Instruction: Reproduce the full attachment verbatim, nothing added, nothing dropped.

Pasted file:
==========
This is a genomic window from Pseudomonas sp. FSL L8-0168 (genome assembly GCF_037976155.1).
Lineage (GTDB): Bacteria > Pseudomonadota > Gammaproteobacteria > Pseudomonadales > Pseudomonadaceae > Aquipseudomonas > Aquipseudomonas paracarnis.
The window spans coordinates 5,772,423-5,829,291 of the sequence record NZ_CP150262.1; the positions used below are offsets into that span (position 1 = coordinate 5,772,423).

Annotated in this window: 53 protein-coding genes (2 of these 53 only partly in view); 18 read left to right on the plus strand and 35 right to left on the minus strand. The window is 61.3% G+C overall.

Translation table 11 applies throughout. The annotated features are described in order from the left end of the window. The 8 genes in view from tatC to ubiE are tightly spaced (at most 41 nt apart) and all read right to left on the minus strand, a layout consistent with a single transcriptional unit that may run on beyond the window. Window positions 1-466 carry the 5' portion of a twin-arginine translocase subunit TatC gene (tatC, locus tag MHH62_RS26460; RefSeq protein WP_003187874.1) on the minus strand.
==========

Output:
This is a genomic window from Pseudomonas sp. FSL L8-0168 (genome assembly GCF_037976155.1).
Lineage (GTDB): Bacteria > Pseudomonadota > Gammaproteobacteria > Pseudomonadales > Pseudomonadaceae > Aquipseudomonas > Aquipseudomonas paracarnis.
The window spans coordinates 5,772,423-5,829,291 of the sequence record NZ_CP150262.1; the positions used below are offsets into that span (position 1 = coordinate 5,772,423).

Annotated in this window: 53 protein-coding genes (2 of these 53 only partly in view); 18 read left to right on the plus strand and 35 right to left on the minus strand. The window is 61.3% G+C overall.

Translation table 11 applies throughout. The annotated features are described in order from the left end of the window. The 8 genes in view from tatC to ubiE are tightly spaced (at most 41 nt apart) and all read right to left on the minus strand, a layout consistent with a single transcriptional unit that may run on beyond the window. Window positions 1-466 carry the 5' portion of a twin-arginine translocase subunit TatC gene (tatC, locus tag MHH62_RS26460; RefSeq protein WP_003187874.1) on the minus strand.